Wise-heartedness - In Your Dreams
Moshe summoned Betzalel, Oholiav, and every wise-hearted man whose
heart Hashem had given wisdom - everyone whose heart inspired him - to
approach the work; to do it. (36:2)
Numerous verses describe the wisdom of the architects of the Mishkan
(Tabernacle). It refers to them as "wise-hearted," although in reality it
is normally the brain which is considered the seat of wisdom. Here, it
again speaks of their wisdom, only to change course by interjecting "every
man whose heart inspired him." Was it wisdom, or inspiration, that best
described the qualities of those who built the House of Hashem?
Ramban (35:21) comments that in the natural order of things, it's hard to
believe there would have been Jews in the desert who were expert gold
and silversmiths, carpenters, and weavers. After all, as slaves in Egypt,
it was not gold and silver they were working with, but rather bricks and
mortar. Even if there were individuals who had studied these professions
in their youth, their lessons would have by now been long forgotten, and
their delicate hands and fingers permanently harshened by the coarseness
of slavery and its implements.
The materials for the Mishkan - gold, silver, copper, wool, linen, etc. -
are donated unequally by whomever pleased, with one exception; every Jew
had to contribute a half-shekel, from which the sockets, which held the
beams in place, were cast. When Hashem tells Moshe about the half-
shekel requirement, He does so by showing him a coin of fire. Why must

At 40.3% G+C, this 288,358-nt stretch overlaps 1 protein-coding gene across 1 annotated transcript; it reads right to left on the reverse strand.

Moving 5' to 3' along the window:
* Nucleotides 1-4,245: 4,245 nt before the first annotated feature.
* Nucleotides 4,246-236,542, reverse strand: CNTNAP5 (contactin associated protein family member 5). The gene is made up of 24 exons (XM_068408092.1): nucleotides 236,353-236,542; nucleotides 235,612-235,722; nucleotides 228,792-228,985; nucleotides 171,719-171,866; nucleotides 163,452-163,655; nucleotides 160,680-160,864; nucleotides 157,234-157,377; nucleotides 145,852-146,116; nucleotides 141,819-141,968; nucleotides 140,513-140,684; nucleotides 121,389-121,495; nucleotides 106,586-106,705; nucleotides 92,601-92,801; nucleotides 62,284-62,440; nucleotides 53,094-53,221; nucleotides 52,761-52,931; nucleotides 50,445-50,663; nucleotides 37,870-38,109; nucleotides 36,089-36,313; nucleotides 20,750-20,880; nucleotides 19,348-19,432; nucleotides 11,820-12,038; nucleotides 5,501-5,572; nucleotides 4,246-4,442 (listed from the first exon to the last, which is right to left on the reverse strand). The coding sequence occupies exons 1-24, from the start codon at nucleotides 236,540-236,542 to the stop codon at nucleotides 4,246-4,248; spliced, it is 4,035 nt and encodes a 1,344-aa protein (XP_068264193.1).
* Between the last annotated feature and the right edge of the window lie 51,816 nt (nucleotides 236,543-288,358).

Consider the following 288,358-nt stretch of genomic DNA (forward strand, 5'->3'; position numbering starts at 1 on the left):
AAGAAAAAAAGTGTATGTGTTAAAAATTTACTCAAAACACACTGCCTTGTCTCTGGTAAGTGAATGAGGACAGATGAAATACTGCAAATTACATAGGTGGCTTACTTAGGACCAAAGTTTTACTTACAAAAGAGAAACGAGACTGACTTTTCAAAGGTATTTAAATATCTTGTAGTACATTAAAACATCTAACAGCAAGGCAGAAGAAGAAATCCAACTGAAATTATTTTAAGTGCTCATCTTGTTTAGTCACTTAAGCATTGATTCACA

every Jew give exactly a half-shekel, and what is the significance of the
The Ramban notes that while both the builders of the Mishkan and its
benefactors are called "inspired," it is only the builders whose
inspiration is referred to as coming from their hearts. This is because,
he writes, their inspiration - and their "wisdom" - was entirely from
their hearts; they hadn't the faintest idea how to build a Mishkan! They
were not carpenters, smiths, or weavers. Their only qualification was a
burning desire to take part in such a monumental mitzvah. "Hashem wants to
dwell among man - He has asked us to construct for Him a Sanctuary!"
They came to Moshe and confidently declared their readiness to
participate - even though they should have been intimidated by the
daunting and "un-doable" tasks they were being asked to perform.
This, writes Ha'amek Davar, was their wisdom - their "wise-heartedness."
Hashem would not ask us to do something we're incapable of doing, they
reasoned. They jumped into the fray not knowing how things would play
out, and in a most powerful display of "learning on the job," their hands
taught them what to do. They provided the inspiration and burning
desire - Hashem provided the wisdom and mastery.
In every "rags-to-riches" story, writes R' Yerucham Levovitz zt"l (Da'as
Torah p. 348), there is one common denominator: a relentless desire to
succeed where others have failed. Truly great individuals never stop to
think how they are going to achieve their dreams; they dream, they act
on those dreams, and they are never put off by the disparaging
comments of the nay-sayers and dreamslayers of the world. They barely
even hear them.
If one would have reasoned with the Chazon Ish as a young man that it
is impossible in these Torah-impoverished times to be a master of all
areas of Talmudic study and Jewish law; that to write volumes on almost
every topic imaginable is no more than a pipe dream - all of this on top
of building communities, answering halachic queries, and personal
involvement in almost every aspect of Torah Judaism - do you think he
would have payed you heed? Would he have even heard you? If you
would have told R' Moshe Feinstein that it is ridiculous to dream of
finishing Shas 202 times (and more), would he have given up trying?
In the trying days of post-war America, the Bobover Rebbe zt"l made the
decision to rebuild the chassidus that had once been Bobov. Although he